In March 1848, the well-known Hartford pastor Horace Bushnell (1802 – 1876) gained a remarkable honor: he received invitations to deliver prestigious theological addresses at New England’s most famous educational institutions: Andover Seminary, Harvard, and Yale. The three schools, long since engaged in pitched theological battles with each other, all derived their inheritance from Puritanism. But times had changed. Harvard had become Unitarian while Andover and Yale argued over who was the rightful heir to Jonathan Edwards’ Calvinist legacy. In his addresses to these disputants, Bushnell lectured his audiences with the following message: your doctrinal quarrels are unnecessary; it is time we all simply got along.1
Bushnell naively believed he had discovered a way of putting an end to all theological controversy. In February 1849, he argued in God in Christ, the published version of his three talks, that language—the Bible in particular—does not offer objective rational truth about God. This explains why he so blithely thought that Unitarians and orthodox Calvinists could easily put aside their differences. Both groups thought they accurately understood the nature of God. The former denied that Jesus was divine. The latter rightly considered this heresy. But the two sides agreed on one thing: they could not both be right.
Bushnell swept away such debates over theology because he was a mystic who believed that truth was metaphorical, fluid, and constantly changing. Although he preferred the language of the Trinity to the colder-Deist version, he thought unity between the warring factions could be achieved if only they would give up their confidence in their theological convictions. Describing the virtues of his “big tent” approach, the Hartford pastor opined, “My ruling endeavor has been in all my investigations of truth, to find a form of doctrine broad enough to include, as far as possible, the opposing truths or half-truths which Christian believers are contending.”2 His desire for unity at all costs subsequently led him away from orthodoxy. Ironically, Bushnell satisfied no one. Calvinistic opponents branded him a heretic. For their part, the once intrigued Unitarians thought better of inviting him to take the Hollis Chair in theology at Harvard.
One might be tempted to conclude that Horace Bushnell was little more than a patron saint of lost causes who has long since been forgotten. Not so. From the turn of the twentieth century until the present, Bushnell has become a hero of theological liberalism, a thinker whose intellectual permissiveness led to generations of other pastors downplaying the centrality of biblical authority and historic Christian beliefs. His 1847 work on Christian Nurture expostulated the idea that children are not under the curse of the Fall, and therefore do not need to be “converted” to avoid damnation—a notion now commonly accepted in modern mainline Protestant denominations. Forebodingly, Bushnell was a man ahead of his times.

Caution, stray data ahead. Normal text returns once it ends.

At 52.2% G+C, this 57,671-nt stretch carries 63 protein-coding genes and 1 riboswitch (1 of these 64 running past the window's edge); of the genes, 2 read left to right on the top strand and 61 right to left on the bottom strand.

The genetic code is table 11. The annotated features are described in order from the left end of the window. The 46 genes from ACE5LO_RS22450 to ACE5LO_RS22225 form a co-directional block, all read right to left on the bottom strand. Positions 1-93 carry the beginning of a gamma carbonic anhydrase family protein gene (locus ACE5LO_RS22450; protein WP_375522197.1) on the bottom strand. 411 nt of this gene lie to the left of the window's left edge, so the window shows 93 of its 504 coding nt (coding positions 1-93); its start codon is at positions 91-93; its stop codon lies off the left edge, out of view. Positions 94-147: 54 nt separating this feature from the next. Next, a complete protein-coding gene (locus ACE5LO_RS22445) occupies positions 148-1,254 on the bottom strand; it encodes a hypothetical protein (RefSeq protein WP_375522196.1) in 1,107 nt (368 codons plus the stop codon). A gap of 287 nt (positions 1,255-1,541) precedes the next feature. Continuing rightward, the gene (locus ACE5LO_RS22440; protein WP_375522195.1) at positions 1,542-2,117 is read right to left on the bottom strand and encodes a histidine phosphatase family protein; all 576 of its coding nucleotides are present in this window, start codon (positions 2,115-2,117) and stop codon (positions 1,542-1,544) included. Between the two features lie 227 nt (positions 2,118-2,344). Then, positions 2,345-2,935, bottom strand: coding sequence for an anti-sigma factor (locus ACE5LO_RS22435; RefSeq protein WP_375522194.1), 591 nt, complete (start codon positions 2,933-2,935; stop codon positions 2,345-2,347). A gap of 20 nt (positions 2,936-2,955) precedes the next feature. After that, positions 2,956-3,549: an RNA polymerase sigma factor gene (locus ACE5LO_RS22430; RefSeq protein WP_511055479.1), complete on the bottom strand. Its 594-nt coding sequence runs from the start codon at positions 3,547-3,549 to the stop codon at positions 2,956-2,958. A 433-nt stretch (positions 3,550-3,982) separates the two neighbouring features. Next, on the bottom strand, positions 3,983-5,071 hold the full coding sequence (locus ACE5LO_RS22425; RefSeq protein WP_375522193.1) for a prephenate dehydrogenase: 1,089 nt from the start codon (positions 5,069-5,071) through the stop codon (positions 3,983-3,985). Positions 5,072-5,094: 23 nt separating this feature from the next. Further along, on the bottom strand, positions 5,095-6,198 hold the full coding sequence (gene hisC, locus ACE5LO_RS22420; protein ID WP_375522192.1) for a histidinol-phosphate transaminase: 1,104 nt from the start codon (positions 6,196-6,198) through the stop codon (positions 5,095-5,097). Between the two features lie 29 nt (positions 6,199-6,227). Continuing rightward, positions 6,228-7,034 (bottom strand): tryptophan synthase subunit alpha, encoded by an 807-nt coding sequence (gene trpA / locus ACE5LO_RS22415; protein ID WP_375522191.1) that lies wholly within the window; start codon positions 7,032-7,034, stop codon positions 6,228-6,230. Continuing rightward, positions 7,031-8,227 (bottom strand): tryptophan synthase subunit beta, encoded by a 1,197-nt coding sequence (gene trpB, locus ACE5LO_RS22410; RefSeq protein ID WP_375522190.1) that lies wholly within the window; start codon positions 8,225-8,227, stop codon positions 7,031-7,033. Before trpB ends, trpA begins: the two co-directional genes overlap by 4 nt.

God’s people today are continually told that their beliefs are outdated, irrelevant, or in need of modification. Critics of evangelical theology chide their conservative counterparts for taking their beliefs too seriously and not having an “open mind.” They are told that the language of Christian belief is flexible and malleable to the vicissitudes of cultural opinion. The Church has heard such voices before, but the questions are fundamentally the same as they were in Bushnell’s time. Has God spoken objectively with finality in His written Word? If He has, what then must be believed? What must be denied? In light of these things, how must human beings live? The Scriptures have spoken clearly on all of these matters in spite of some—even those within the bounds of the organized religion—who would obscure the biblical message.
1 For a thorough summary of Bushnell’s life and teaching, see Gary Dorrien, The Making of American Liberal Theology: Imagining Progressive Religion (Louisville: Westminster John Knox Press, 2001), 111-178.
2 Horace Bushnell, cited in Robert Bruce Mullin, The Puritan as Yankee (Grand Rapids: Eerdmans, 2002), 56.